In my first of two posts on this topic, I highlighted examples of how digital transformation can occur in simple and economical ways. Some consumer products (CP) companies are using minor investments and new technologies to differentiate themselves from the competition, and others are using new business processes to disturb the status quo.
Now, let’s take a look at some companies that are using digital transformation in more comprehensive ways to either displace competitors or disrupt the marketplace.
Displace: create new opportunities
A number of CP companies are using digital transformation to redefine both themselves and the categories in which they compete.
Under Armour is a great example. With the era of wearable technology approaching, the company made strategic investments in fitness-tracking technologies. In doing so, Under Armour transformed itself from an apparel and footwear company into a health and wellness company.
Today, consumers can combine Under Armour connected footwear and apparel with the company’s connected health tools and mobile apps to get detailed insights into their daily activity. They can track everything from their exercise intensity and step count during the day to their sleep at night, allowing them to improve not only their exercise routines but also how they feel.
This has given Under Armour a deeper purpose in consumers’ lives, from helping them perform better to helping them live better. What’s more, the company’s new Connected Fitness business – with nearly 190 million registered users and growing – is giving Under Armour entirely new opportunities to create partnerships and revenue opportunities that would not be possible through their traditional apparel business.
Nest is another example. Entering the market in the thermostat category, the company very quickly and radically changed the very definition of the category itself. Nest, which is owned by Google, changed consumers’ perceptions of what constitutes a thermostat, first by providing an Internet-connected appliance and then transforming the thermostat into a home-automation device via the Works With Nest program, which allows consumers to wirelessly connect the thermostat to other smart devices.
Now, consumers can do far more with a Nest thermostat than manage their home’s temperature. They can connect it to a smart outlet to automatically turn on lights, fans, or home audio systems when they come home. They can connect it to a smart oven to be notified if the oven is on when nobody’s home. Or they can connect it to their fitness-tracking wristband to wake up each day to the perfect temperature.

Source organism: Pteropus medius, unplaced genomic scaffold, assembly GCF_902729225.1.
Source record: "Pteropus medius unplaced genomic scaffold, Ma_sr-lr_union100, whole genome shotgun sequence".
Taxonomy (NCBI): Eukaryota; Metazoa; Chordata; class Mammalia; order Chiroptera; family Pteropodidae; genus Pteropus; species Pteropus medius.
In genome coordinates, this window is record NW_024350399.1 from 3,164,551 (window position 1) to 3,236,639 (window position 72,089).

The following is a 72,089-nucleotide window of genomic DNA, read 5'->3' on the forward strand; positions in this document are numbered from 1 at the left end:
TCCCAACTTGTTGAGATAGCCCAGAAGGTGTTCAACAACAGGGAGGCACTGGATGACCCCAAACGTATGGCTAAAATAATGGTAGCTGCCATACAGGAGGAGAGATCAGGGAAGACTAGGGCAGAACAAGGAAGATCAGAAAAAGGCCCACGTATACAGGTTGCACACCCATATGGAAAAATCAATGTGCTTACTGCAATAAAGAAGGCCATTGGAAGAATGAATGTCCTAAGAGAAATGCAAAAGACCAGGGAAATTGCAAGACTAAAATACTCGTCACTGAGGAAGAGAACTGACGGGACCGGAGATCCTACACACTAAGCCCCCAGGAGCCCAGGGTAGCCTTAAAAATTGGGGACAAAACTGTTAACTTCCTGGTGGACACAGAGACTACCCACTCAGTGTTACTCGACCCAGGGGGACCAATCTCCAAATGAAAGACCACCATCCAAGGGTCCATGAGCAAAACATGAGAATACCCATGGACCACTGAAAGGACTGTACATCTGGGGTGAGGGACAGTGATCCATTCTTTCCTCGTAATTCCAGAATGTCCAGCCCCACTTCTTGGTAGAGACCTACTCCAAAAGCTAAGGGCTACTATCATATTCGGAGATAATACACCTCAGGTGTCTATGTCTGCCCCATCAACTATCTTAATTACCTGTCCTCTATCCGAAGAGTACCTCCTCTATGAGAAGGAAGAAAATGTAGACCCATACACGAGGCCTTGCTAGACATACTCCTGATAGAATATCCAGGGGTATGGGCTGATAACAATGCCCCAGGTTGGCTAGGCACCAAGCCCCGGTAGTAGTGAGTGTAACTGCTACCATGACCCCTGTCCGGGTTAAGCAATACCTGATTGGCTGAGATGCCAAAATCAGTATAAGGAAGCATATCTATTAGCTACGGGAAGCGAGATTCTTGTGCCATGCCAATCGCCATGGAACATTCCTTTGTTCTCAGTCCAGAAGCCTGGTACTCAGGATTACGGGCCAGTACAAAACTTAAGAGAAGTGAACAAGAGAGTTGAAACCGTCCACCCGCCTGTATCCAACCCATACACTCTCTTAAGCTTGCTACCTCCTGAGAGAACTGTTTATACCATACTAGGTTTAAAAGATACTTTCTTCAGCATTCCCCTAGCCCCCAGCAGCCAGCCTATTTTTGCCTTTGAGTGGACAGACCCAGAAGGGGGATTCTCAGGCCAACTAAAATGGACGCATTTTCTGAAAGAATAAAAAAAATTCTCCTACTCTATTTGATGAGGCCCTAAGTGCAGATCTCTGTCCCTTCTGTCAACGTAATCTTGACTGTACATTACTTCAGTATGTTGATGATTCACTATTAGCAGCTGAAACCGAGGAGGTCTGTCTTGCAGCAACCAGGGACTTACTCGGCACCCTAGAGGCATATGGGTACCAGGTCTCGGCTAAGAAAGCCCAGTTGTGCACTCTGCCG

With these and many other capabilities, Nest has transformed itself from a thermostat company to a home-automation company. This has not only helped separate Nest from other thermostat manufacturers, but created an entirely new category in which the product can be sold. Furthermore, Google’s introduction of the Google Home only strengthens Nest’s appeal because of the devices’ mutual interoperability benefits.
Disrupt: change the game
CP companies can also use digital transformation to create an entirely new approach to doing business and forever change what competition looks like in their industry.
While this may not have happened yet in the CP industry, we have seen it in some adjacent spaces. iTunes, for example, capitalized on the rise of digital music to fundamentally change how consumers find, purchase, and enjoy music. And its impact reverberated across the music industry, changing everything from how music is made, marketed, and distributed, to how artists are compensated.
Netflix offers a similar story. Early on, the company used the Internet to connect with consumers and offer a subscription-based model for more convenient movie renting. This innovative approach helped Netflix compete with established brick-and-mortar rental chains. Then, as technology and bandwidth improved, Netflix leveraged its technical infrastructure, licensing rights, and consumer relationships to move to a streaming service. This changed how consumers watch movies and left traditional competitors behind.
As for what disruption might look like in the CP industry, we can only theorize some potential routes it might take. Perhaps we’ll see the sharing economy extend from cars and homes down to products. Or maybe an emerging technology, like 3D printing, will completely change how companies deliver products to consumers, or how consumers purchase and consume.
What are your thoughts? What do you think the future holds for the CP industry? Is there a CP category that you think is ripe for disruption? Feel free to share your thoughts and ideas in the comments section below.
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